A prosecutor described Jeffrey Epstein and his longtime girlfriend and associate, Ms. Maxwell, as “partners in crime.”
The hotly anticipated trial of Ghislaine Maxwell drew members of the media and observers to the federal courthouse in Lower Manhattan on Monday.Credit...Dave Sanders for The New York Times
By Benjamin Weiser and Rebecca Davis O’Brien
Nov. 29, 2021Updated 7:52 p.m. ET
More than two years after Jeffrey Epstein was found dead in a jail cell, Ghislaine Maxwell — the woman who prosecutors say helped him to recruit, groom and abuse young girls — went on trial on Monday in Manhattan.
Ms. Maxwell and Mr. Epstein were “partners in crime,” a federal prosecutor, Lara Pomerantz, told the jury. Ms. Maxwell sexually exploited young girls by developing their trust, helped to normalize abusive sexual conduct and then “served them up” to Mr. Epstein in a decade-long scheme, the prosecutor said.
“The defendant and Epstein made young girls believe that their dreams could come true,” Ms. Pomerantz said in Federal District Court. “They made them feel special, but that was a cover.”
“Behind closed doors,” Ms. Pomerantz said, “the defendant and Epstein were committing heinous crimes. They were sexually abusing teenage girls.”
The trial of Ms. Maxwell, 59, the daughter of a British media mogul and a longtime fixture on the New York social scene, has been widely seen as the courtroom reckoning that Mr. Epstein avoided when he took his own life in prison a month after his arrest on sex-trafficking charges.
The hotly anticipated trial will offer a new window into the exploits of one of the most notorious sex offenders in modern American history. Mr. Epstein’s crimes, his dealings with the criminal justice system and his death have been the subject of books, exposés, podcasts, conspiracy theories, lawsuits, investigations and documentaries. But they have never been aired in a criminal trial.
Mr. Epstein was arrested in July 2019 on charges that he recruited dozens of girls to engage in sex acts with him at his estate in Palm Beach, Fla., and his mansion in Manhattan, paying them hundreds of dollars in cash after each encounter, a federal indictment said.
Ms. Maxwell, who was arrested in July 2020, faces charges that include sex trafficking of a minor, enticing and transporting minors to engage in illegal sex acts and three conspiracy counts. She could face up to 70 years in prison if convicted of all counts.
She has steadfastly maintained her innocence, and her lawyer, Bobbi C. Sternheim, told the jury that the evidence would not support the charges against her client.
She described Ms. Maxwell as a “scapegoat” for Mr. Epstein’s actions, adding, “Ever since Eve was tempting Adam with the apple, women have been blamed for the bad behavior of men.”
Ms. Sternheim sought repeatedly to separate her client from the disgraced financier, who even in death seemed to loom over the trial. His death had left “a gaping hole in the pursuit of justice” for many people, Ms. Sternheim told the jury. Ms. Maxwell is “filling that hole,” she added. “Filling an empty chair.”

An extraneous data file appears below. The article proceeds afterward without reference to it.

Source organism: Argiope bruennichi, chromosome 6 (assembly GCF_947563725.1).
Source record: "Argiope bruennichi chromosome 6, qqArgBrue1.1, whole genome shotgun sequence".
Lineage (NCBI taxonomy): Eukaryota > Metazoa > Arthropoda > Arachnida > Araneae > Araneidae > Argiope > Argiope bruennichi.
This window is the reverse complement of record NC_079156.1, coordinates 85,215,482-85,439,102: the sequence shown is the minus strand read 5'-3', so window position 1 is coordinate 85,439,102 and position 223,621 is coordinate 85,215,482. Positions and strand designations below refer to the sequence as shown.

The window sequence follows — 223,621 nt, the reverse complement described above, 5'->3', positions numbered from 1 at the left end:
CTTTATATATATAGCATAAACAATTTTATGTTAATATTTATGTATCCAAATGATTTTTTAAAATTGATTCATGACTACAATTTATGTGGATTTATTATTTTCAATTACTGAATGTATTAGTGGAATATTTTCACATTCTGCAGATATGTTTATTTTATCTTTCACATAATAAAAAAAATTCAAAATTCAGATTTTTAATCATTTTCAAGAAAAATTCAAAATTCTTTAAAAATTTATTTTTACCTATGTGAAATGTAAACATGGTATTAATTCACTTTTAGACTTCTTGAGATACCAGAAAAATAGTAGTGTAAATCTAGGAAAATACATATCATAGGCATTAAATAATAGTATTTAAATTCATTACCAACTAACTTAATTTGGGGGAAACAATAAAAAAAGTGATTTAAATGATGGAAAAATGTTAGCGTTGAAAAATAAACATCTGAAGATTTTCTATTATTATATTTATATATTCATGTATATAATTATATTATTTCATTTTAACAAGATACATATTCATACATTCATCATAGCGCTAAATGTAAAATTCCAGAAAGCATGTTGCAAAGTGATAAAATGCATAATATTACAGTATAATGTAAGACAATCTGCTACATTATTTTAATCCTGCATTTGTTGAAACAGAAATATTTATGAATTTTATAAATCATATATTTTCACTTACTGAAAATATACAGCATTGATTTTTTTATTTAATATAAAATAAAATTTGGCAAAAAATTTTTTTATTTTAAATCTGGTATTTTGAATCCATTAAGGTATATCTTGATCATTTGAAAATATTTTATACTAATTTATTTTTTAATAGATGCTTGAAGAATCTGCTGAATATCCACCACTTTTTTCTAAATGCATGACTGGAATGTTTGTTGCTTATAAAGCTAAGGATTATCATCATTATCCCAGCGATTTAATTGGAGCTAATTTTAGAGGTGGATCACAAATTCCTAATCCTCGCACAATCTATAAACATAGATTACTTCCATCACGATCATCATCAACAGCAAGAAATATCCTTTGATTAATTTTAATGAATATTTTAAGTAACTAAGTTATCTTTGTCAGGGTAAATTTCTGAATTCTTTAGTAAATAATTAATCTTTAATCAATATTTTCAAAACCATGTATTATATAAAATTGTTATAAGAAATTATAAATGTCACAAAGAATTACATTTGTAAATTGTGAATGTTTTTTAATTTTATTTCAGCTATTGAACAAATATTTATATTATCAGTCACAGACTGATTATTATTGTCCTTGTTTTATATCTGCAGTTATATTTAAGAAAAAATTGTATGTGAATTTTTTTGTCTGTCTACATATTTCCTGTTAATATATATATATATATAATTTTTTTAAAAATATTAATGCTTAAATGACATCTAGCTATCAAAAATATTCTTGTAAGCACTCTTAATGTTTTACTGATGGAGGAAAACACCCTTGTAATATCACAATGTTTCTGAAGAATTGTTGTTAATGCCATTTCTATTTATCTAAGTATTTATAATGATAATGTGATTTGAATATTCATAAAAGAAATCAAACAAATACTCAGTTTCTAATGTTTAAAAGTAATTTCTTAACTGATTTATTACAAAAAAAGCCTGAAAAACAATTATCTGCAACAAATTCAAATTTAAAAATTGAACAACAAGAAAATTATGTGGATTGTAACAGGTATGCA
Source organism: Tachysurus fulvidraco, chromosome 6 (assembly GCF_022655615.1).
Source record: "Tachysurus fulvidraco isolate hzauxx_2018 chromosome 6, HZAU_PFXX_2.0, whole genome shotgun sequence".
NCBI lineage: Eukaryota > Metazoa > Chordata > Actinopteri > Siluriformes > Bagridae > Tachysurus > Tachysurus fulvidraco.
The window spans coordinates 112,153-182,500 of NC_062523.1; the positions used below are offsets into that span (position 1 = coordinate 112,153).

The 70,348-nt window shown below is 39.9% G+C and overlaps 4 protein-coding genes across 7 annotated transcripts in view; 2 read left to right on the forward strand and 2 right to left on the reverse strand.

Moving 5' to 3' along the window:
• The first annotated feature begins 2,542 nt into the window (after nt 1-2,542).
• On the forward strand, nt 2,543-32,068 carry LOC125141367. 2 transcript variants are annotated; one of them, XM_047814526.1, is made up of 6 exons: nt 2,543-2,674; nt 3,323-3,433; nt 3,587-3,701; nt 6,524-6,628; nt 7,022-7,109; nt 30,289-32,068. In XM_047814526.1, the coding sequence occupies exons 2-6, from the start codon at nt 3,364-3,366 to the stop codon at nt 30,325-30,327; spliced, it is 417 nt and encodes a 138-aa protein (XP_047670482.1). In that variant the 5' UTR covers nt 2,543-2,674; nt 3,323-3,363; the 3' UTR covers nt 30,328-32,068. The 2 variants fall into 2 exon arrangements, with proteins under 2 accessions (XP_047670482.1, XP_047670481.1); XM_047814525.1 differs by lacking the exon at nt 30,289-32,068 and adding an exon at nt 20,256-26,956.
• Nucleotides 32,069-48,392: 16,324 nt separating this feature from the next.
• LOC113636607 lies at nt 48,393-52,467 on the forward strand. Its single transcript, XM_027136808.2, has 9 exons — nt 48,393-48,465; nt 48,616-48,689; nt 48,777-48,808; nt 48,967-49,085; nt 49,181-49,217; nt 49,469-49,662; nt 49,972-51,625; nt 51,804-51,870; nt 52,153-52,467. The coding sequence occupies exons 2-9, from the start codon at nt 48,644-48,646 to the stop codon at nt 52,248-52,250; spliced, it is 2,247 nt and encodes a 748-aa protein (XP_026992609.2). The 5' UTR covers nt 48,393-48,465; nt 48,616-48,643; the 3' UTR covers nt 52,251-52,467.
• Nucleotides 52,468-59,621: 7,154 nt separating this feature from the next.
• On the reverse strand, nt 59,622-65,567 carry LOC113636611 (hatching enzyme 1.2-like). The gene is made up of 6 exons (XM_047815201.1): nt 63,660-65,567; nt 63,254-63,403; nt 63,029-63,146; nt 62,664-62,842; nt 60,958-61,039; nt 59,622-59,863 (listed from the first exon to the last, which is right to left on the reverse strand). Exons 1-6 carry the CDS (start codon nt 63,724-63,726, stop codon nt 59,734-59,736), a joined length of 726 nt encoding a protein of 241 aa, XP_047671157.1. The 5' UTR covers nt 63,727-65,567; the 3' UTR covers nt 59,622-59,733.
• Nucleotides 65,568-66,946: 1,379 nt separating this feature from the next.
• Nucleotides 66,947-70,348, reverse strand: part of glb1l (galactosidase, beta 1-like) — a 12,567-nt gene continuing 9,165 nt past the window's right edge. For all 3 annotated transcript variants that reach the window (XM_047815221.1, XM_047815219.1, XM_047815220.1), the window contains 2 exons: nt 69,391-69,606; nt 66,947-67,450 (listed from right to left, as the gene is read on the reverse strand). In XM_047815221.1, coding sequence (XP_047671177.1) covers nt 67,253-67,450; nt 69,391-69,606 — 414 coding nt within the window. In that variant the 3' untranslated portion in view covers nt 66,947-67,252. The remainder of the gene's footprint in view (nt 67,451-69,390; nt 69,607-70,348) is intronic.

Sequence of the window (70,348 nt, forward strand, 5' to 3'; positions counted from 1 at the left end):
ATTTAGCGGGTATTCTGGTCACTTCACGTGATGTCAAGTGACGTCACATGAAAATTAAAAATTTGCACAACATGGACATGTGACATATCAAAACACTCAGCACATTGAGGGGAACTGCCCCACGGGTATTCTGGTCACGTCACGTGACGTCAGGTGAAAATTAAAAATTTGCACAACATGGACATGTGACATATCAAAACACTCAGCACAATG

Ms. Maxwell — who has been detained in a Brooklyn jail since her arrest — was escorted into the courtroom on Monday morning without handcuffs, wearing a cream-colored sweater and black pants. In the course of the day, about two dozen spectators — including Damian Williams, the new U.S. attorney in Manhattan — lined the benches of the courtroom, which was reconfigured during the pandemic to create more space for jurors and less room for spectators, who could watch the proceedings on closed-circuit video in other courtrooms.
Outside the courthouse, a crowd of news cameras and onlookers formed early Monday morning, with hopes of being able to watch the first day of the trial. While the recent state trials of Kyle Rittenhouse in Kenosha, Wis., and of three men who were convicted in the murder of Ahmaud Arbery in Brunswick, Ga., were televised, there will be no video or recordings of Ms. Maxwell’s case: Cameras are largely barred from federal courtrooms.
The trial could last up to six weeks, the parties have told the judge, Alison J. Nathan.
The charges against Ms. Maxwell center on four accusers who say she groomed them to be abused by Mr. Epstein between 1994 and 2004, when they were underage. Those accusers, now adults, are expected to testify at trial, some under pseudonyms or with partial names, the government has said.
Before she was arrested, Ms. Maxwell was a fixture on New York City’s social circuit. Credit...Mark Mainz/Getty Images
Ms. Pomerantz opened her presentation to the jury with the story of one of those accusers, whom she identified only as “Jane.” Ms. Pomerantz said Jane, then 14 years old, met Mr. Epstein and Ms. Maxwell when the couple visited a summer camp for talented children.
What Jane did not know then, Ms. Pomerantz said, was “this man and woman were predators.” For Jane, she said, the meeting “was the beginning of a nightmare that would last for years.”
Ms. Sternheim, in her opening statement, described Mr. Epstein as a patron of the arts and “supporter of young talent” who backed girls like Jane in their endeavors — in Jane’s case, providing a Manhattan apartment for her and her family.